Satisfaction from sub pop pair

Stasia Irons and Catherine Harris-White

Stasia Irons and Catherine Harris-White

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THE one thing to know ahead of Seattle female hip-hop duo THEESatisfaction’s first ever gig in the Capital is that these girls put on one hell of a show.

The talk around this year’s SXSW - or South By Southwest music industry showcase - in Austin, Texas was that Stasia Irons and Catherine Harris-White (aka Stas and Cat) were the feel-good act of the festival, and they have since raised their stock with the release of their debut album, awE naturalE.

“When we were making the album we were listening to a lot of LSD records from the Seventies, plus a lot of disco, funk and soul, and plenty of Nineties hip-hop like Gang Starr and Big L,” says Harris-White ahead of the duo’s visit to Sneaky Pete’s on Sunday. “We wanted all that to come through.

“We wanted to make an album that not only sounds good, but that makes you feel good - a record that can make you feel hot or cold, that can give you goose bumps, or a feeling like you’ve been punched in the gut.”

Signed to the uber-trendy Sub Pop label, the girls are romantic as well as musical partners and that creates more than a little electricity on stage.

“On stage, the vibe is always there,” agrees Irons, “because we’re in love, you know? We’re best friends, so we get to joke around and goof off.”

The pair met five years ago in Seattle. “Stas would come to these open mics that I would perform at, and we just connected,” says Harris-White. “It really started by just complimenting each other, right?”

Irons nods in agreement, adding, “I was attracted to Cat’s voice. I would go to the open mic and close my eyes and zone out whenever she sang.

“I finally had the courage to speak to her... it took a while.”

Harris-White adds, “I thought Stas had a really cool aura about her - her whole style, the way that she held herself. And then her poetry was really nice, really amazing.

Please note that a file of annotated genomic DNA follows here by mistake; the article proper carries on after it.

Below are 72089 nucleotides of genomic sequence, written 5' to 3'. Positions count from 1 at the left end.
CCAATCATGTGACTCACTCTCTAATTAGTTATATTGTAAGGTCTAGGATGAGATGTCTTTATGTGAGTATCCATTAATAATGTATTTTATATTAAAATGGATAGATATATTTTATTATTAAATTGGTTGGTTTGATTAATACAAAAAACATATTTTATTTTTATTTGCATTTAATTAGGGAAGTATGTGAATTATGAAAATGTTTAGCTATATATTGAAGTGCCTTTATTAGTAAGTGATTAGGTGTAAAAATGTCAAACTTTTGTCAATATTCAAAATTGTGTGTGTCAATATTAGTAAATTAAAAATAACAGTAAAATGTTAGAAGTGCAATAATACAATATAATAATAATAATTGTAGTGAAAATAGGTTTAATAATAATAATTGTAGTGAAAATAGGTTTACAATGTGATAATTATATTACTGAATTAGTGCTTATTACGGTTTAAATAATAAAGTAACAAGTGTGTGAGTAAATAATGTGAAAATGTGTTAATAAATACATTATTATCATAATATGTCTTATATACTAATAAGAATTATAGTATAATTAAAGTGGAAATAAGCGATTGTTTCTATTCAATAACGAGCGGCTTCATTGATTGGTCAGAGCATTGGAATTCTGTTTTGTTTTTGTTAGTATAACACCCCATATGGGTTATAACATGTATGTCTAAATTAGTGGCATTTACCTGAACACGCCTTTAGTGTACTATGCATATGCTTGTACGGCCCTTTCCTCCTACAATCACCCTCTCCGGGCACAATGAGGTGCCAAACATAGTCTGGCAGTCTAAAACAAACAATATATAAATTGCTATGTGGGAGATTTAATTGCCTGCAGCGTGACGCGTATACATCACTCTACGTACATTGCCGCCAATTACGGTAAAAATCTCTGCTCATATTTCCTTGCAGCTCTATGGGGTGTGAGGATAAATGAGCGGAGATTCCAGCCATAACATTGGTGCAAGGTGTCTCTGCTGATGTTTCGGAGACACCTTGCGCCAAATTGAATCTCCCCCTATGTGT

“At first we were just playing around. We’d sing the songs we really liked to each other and sing along, and after a while we started making up songs.”

The girls describe their sound as ‘lo-fi rebel hip-hop’, though they don’t really like to put a label on what they do. “I don’t really like to put music in a genre or category,” says Irons. “I feel like people will do that naturally to make themselves feel more comfortable.

“The way people interpret their sound is their business; we draw from many different genres and things so it’s going to be difficult to pinpoint that exact one. But we feel good about what people have been saying about us, for the most part.

“We love jazz and we love hip-hop. R&B, funk, soul, gospel - all of that you can find in our music,” she adds. “We put it out there and people give us back what they want.”

THEESatisfaction are only the second ever hip hop act to sign to the Sub Pop, and they say it’s a huge honour to follow Shabazz Palaces onto the legendary label’s roster.

“[Sub Pop] obviously has the associations with Seattle and we’ve always listened to a lot of groups who were on the label like Nirvana, Soundgarden, Fleet Foxes - the list goes on and on,” enthuses Harris-White. “It’s a real privilege to be part of that and their really good people, the staff have a real energy and vibe.

“It’s nice to have them as part of our family. We’re still learning and they’ve been very supportive throughout the whole process.”

Irons agrees, “They’ve got a great ear for music and the fact that we could be part of their legacy is crazy.”

“It’s really cool,” adds Harris-White. “Really nice to be part of a record label we believe in and who supports us.”

Seattle has a huge hip-hop scene at the moment, but when TheeSatisfaction started out there were virtually no women on it. “So we were like the first ones,” says Harris-White, sounding proud. “And people saw two girls up onstage, rapping and singing, and were like, ‘What the hell’s going on?’”

They didn’t fit in at first, but then they’re used to that. “We’ve embraced our weirdness,” laughs Irons. “Growing up, we were both queer black women. It was kind of difficult to, like, go through high school having all those attributes.

“Being weird, being called ‘weirdoes’ and ‘queerdoes’ and all kinds of things... it’s something we embrace.”

Harris-White nods and then says, “Basically, that is who we are, and it will have to be dealt with by the world.”

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